Church volunteers aid in Hurricane Michael cleanup efforts

Published 10:29 am Friday, November 2, 2018


“Widespread destruction” is what Barry Sadler said he and other local volunteers saw in Florida in the days after Hurricane Michael barreled through the Panhandle last month.

“It was just tragic,” said Sadler, Stake President of the Bessemer Stake of The Church of Jesus Christ of Latter-day Saints. “Trees and power lines were down all over the city.”

Sadler was among nearly 1,400 volunteers from The Church of Jesus Christ of Latter-day Saints in Alabama, Georgia and Mississippi who traveled in groups to assist with cleanup efforts on multiple weekends. Of the volunteers, an estimated 75 were from Shelby County.

“All that I have talked to have been grateful for the opportunity to go and help others,” Sadler said. “It’s just been a great experience for us to be able to go and serve and let people know we care.”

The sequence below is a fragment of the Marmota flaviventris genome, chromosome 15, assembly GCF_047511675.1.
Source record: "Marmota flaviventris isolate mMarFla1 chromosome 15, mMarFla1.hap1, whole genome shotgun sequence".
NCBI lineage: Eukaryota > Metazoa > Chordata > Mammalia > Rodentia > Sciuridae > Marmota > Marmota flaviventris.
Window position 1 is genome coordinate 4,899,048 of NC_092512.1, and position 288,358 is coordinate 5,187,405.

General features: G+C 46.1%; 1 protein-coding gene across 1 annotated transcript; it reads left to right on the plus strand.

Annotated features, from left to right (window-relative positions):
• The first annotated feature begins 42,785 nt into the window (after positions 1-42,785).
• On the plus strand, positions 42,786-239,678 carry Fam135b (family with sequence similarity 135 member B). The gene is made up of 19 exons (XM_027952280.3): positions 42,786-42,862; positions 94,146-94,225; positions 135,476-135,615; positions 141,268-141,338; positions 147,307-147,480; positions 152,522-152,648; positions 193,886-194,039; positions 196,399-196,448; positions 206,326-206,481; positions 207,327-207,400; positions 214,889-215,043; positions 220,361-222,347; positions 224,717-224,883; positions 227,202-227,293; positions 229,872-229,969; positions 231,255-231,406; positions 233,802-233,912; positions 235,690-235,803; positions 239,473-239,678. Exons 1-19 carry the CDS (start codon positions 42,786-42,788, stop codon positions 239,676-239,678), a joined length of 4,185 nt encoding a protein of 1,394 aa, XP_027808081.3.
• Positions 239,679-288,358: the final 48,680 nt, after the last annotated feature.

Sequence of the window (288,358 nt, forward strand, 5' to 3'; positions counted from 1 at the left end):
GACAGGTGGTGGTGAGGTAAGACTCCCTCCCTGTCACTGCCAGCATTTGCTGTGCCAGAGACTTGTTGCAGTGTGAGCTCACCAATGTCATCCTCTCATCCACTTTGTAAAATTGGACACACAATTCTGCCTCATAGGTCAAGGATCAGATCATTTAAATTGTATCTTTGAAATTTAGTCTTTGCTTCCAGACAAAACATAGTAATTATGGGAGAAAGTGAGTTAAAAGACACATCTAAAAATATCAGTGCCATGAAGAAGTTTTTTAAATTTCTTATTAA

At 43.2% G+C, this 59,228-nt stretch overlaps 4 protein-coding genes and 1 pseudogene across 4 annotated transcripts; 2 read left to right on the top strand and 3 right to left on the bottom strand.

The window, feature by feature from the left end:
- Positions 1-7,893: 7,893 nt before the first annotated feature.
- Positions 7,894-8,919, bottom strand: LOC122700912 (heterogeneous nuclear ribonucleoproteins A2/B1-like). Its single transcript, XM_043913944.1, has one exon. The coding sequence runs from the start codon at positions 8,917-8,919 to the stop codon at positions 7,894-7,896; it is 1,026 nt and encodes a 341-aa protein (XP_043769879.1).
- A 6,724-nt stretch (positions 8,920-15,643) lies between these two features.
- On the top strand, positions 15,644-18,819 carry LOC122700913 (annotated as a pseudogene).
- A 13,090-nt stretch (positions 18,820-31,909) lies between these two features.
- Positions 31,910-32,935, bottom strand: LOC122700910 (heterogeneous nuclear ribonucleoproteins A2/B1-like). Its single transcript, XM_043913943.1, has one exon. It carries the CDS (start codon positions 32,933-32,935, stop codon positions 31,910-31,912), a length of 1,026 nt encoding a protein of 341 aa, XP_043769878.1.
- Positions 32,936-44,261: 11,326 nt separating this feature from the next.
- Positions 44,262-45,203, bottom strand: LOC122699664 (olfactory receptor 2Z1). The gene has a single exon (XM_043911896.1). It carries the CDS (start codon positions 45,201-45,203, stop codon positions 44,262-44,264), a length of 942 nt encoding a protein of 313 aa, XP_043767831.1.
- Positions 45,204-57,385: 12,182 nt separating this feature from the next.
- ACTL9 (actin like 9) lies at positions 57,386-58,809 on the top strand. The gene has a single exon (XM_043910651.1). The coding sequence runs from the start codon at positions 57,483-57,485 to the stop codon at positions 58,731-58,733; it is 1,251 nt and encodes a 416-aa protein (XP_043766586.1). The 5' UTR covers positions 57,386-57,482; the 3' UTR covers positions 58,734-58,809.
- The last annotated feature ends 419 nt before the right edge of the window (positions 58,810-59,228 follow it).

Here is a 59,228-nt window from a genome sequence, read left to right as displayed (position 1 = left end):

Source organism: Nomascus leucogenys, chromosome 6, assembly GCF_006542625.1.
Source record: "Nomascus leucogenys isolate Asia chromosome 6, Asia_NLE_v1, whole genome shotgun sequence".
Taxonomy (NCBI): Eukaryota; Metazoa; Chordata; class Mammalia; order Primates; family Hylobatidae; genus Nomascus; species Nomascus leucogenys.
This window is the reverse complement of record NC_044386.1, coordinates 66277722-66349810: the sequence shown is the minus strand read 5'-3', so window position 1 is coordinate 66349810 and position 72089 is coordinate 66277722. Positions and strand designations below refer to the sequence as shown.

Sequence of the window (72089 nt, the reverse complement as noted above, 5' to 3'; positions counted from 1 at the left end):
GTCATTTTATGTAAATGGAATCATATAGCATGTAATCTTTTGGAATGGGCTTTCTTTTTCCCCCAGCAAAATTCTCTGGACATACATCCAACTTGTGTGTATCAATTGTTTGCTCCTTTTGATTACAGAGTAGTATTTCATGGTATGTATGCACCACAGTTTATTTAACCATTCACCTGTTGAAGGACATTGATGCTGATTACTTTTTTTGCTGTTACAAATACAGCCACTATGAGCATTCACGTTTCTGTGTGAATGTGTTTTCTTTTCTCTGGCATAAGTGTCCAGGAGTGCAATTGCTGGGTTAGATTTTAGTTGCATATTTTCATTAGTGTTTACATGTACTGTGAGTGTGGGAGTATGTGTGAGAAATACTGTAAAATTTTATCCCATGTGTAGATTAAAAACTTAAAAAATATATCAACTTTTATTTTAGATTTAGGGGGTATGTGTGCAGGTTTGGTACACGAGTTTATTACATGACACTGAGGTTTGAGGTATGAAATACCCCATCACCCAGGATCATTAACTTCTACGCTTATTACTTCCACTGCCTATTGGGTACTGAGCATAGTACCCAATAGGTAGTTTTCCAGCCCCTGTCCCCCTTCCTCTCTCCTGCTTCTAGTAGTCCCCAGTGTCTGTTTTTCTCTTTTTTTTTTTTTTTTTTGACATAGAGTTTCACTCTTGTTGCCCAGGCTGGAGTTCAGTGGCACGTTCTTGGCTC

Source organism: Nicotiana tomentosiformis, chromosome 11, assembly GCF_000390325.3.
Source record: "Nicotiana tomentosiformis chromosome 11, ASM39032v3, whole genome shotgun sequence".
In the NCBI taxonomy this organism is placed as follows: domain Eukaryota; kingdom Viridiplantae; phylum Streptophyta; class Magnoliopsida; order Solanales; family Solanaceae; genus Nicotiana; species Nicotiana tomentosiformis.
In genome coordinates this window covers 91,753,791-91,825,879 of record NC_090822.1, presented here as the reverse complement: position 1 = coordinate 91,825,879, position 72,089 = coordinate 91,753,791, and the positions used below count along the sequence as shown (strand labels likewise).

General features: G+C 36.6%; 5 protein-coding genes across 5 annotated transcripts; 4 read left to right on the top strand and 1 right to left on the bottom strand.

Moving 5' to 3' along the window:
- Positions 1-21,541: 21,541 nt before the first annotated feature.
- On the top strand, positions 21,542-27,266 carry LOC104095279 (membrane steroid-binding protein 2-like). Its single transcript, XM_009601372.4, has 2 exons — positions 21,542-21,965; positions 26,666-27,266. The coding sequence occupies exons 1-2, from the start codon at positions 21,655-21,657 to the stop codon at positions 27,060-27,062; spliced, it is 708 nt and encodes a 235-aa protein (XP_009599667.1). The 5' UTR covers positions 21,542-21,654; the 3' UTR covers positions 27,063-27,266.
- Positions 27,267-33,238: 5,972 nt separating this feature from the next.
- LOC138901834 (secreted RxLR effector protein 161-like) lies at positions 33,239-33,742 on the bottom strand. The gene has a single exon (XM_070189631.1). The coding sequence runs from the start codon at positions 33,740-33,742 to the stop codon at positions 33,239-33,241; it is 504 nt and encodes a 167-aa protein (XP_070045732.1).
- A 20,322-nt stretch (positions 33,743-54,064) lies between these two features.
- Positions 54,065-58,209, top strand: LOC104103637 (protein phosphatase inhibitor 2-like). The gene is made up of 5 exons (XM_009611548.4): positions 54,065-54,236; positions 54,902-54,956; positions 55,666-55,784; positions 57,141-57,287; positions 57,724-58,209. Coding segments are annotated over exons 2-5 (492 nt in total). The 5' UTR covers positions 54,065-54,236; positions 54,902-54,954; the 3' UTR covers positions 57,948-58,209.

Workers took supplies such as tarps, first aid kits, food items, personal hygiene items, tools and construction equipment with them.

“It’s a special feeling of seeing others in the community going out and helping,” he said. “There were a lot of people involved.”

Quinn Millington, Stake President of the Montgomery Stake of The Church of Jesus Christ of Latter-day Saints, said nearly 140 people from his area spent their weekends putting tarps on roofs and removing trees and debris from people’s yards.

“We were humbled by the circumstances that we found while working this past weekend and we were inspired and strengthened by the circumstances of those we were serving,” he wrote. “It was a wonderful opportunity for us to come to know our Lord and Savior Jesus Christ more completely by following His example of service.”

In addition to distributing supplies and providing manual labor, Sadler and others from The Church of Jesus Christ of Latter-day Saints prayed with people as they picked up the pieces of their lives in the wake of Michael’s destruction.

“We don’t always understand God’s will and why things like this happened, but we can use it as an opportunity to pull together as a community and as a group,” Sadler said. “The residents we’ve helped have been very grateful.”